Stopping the Cycle of Intergenerational Trauma: A Bottom-Up Approach

Psych Central published my latest article on trauma and it’s one you don’t want to miss! Through my work with children coping with Adverse Childhood Experiences (ACEs) the historical trajectory became very clear to me. Often childhood trauma doesn’t start with the child who was traumatized, but it starts with the parents and grandparents of that child who were overwhelmed by adversity and never received help. Unprocessed emotional trauma is likely to be passed on in some capacity to at least the next three generations. This is why it is crucial we bring attention to helping parents and grandparents process their trauma so that we can stop the cycle from repeating itself.

In my article, Stopping the Cycle of Transgenerational Trauma, I discuss WHY and HOW we can put the brakes on Adverse Childhood Experiences (ACEs), by focusing on mental health for children, AND ALSO their parents.

Here is how the cycle looks from a 50 foot view: An adult that experienced childhood trauma and has symptoms of Post-Traumatic Stress Disorder might go unnoticed by caregivers, teachers, and even social workers. As a child, their behavior might have been attributed to lack of motivation, ADHD, oppositional defiant disorder, or other behavioral problems. But trauma is much more than behavior. Trauma rewires the neural pathways in our brains and sets the brain on high alert for threats in the environment. This is called “neuroception” a term coined by trauma expert Steven Porges.

In the case of children who experience abuse and neglect the behavior is the symptom of broken trust and a nervous system on high alert for danger. At some point, typically during puberty or young adulthood, the impact of childhood trauma to the brain and nervous system begin to resurface but often go untreated or unprocessed due to lack of access to mental health care. When this child reaches adulthood, we now have adults trying to raise children with unprocessed trauma, maladaptive parenting skills and difficulty regulating their emotions. This is not the parents fault. Without learning emotional regulation from your own parent, a child is left without the mirror she needs to integrate and regulate her emotional life. Without the healthy experiences and attachment with her parent, this adult doesn’t even know how to be a good parent to her new child. This is how the cycle repeats.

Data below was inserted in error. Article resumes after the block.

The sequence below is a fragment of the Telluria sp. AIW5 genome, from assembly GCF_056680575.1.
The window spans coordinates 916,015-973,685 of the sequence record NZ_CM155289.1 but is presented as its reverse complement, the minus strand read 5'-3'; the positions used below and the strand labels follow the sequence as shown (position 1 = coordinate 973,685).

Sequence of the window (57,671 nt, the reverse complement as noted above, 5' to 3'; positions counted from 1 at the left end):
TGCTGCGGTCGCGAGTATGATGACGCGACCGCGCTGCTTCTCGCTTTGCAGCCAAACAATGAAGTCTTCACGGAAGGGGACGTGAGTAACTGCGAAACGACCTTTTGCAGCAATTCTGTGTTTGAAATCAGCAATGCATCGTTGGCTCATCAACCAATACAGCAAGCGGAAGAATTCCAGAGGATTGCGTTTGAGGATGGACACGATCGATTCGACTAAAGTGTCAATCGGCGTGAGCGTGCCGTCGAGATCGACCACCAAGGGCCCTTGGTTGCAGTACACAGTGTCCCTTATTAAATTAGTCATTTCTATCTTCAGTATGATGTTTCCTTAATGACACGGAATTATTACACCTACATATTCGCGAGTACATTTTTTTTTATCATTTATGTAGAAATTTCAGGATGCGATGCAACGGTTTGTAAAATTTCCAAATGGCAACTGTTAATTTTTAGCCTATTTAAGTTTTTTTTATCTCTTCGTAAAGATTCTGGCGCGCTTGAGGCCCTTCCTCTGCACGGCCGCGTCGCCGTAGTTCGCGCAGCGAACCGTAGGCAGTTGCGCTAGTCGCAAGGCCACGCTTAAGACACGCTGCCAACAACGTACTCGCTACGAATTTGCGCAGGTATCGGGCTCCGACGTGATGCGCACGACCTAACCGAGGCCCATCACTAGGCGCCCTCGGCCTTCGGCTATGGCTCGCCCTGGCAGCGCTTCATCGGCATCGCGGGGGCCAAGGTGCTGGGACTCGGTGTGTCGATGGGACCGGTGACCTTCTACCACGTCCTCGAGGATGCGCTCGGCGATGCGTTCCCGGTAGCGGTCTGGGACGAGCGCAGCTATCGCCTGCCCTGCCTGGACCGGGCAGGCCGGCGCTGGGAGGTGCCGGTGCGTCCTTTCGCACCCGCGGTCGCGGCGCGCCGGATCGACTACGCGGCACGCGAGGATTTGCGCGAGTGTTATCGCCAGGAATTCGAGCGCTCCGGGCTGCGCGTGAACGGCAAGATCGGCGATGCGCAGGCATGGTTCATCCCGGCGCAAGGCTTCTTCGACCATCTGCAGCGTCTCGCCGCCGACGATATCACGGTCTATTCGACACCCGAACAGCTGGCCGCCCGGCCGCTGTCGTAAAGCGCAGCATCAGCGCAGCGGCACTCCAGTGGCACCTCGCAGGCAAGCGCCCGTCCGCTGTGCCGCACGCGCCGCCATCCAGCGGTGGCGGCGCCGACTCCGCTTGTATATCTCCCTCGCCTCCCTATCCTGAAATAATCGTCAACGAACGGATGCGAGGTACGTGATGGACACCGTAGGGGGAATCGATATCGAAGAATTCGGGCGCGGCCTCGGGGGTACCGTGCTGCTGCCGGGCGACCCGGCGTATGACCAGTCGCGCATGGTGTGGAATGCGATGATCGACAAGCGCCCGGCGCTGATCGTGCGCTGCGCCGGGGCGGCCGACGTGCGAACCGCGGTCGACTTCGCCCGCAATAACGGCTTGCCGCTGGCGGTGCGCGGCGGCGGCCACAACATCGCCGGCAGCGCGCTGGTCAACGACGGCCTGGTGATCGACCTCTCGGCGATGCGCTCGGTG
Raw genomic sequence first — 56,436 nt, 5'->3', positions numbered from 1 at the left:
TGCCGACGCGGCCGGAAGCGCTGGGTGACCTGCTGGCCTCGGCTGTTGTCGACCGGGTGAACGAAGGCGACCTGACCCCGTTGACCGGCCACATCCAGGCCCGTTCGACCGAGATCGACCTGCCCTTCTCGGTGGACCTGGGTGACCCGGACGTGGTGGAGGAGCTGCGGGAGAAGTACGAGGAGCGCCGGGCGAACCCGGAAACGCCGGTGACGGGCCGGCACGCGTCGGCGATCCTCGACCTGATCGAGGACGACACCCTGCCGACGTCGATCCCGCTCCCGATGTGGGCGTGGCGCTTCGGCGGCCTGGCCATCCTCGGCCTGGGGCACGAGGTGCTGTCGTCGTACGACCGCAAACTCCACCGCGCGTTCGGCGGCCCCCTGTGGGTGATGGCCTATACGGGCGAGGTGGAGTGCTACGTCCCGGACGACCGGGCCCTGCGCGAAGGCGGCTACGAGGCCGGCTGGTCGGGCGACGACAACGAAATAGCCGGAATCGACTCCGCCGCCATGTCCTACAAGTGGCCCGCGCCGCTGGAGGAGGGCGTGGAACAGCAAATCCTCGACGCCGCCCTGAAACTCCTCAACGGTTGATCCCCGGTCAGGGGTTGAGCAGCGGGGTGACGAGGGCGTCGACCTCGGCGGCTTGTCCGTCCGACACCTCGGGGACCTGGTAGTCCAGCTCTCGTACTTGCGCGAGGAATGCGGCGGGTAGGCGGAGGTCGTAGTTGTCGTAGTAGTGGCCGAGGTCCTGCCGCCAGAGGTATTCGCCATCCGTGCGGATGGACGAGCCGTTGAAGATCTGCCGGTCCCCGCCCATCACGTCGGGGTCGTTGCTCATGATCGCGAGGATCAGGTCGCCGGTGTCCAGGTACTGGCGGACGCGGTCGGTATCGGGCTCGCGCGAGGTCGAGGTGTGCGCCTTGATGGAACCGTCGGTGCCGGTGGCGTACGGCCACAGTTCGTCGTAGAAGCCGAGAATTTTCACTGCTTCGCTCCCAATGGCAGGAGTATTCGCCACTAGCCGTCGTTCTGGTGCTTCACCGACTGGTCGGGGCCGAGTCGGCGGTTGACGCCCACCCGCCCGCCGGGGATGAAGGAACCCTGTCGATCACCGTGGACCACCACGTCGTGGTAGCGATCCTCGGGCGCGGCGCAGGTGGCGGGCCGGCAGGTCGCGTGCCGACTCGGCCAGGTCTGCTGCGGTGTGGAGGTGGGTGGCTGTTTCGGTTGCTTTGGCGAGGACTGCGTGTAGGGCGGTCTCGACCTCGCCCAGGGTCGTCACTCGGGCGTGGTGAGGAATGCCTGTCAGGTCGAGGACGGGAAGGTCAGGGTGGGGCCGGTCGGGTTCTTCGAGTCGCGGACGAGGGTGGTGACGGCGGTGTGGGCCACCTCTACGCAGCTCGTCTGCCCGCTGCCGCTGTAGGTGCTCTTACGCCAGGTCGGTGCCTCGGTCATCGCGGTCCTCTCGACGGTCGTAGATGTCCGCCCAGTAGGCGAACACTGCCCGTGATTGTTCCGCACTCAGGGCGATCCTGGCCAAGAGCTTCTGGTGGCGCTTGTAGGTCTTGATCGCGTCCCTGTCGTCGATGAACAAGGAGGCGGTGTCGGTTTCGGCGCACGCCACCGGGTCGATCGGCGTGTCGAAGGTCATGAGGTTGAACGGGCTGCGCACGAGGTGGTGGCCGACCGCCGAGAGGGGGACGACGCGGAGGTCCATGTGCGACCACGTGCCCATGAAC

The greatest support one can provide to a child exposed to trauma is an emotionally intelligent caregiver.

When parents are living with unprocessed trauma, their children’s behavior can trigger unhealthy coping skills within themselves – like frequent conflict, lack of attachment, poor emotional regulation, impulsive decision making, drug abuse, and neglect. In addition to this, if a parent was traumatized at say, age five, when his/her child turns five the traumatic memories can bubble up to a level of consciousness in the parent making it difficult to provide quality care to her children.

New research is uncovering that trauma is passed down from generation to generation through not only experiences, but also biology. This research into the biology of trauma is now discovering how psychological trauma is passed down epigenetically (through our genes!) to our children. 

To learn what we can do to help stop the cycle of trauma, read the full article HERE.

If you are looking for practical tools to improve the psychological health of your family, please join my new Facebook group, Emotiminds, HERE. Each week I will share therapeutic activities and resources to help your family develop and maintain mental health skills. Think of it as a classroom for you and your children’s emotional well-being. Let’s get out of survival mode and start thriving together!

*For more FREE resources on trauma-informed care, please subscribe to my newsletter at



Beth Tyson, MA, is a psychotherapist, children’s book author, and trauma-responsive care expert. She has several years of experience as a clinician and a co-instructor in the graduate program for counseling psychology at Eastern University.

Beth’s therapeutic children’s book, A Grandfamily for Sullivan, is about a young koala who is suddenly raised by his grandma when his parents cannot keep him safe. Her book is a tool for parents and professionals to help children cope with BIG emotions following childhood trauma and loss.

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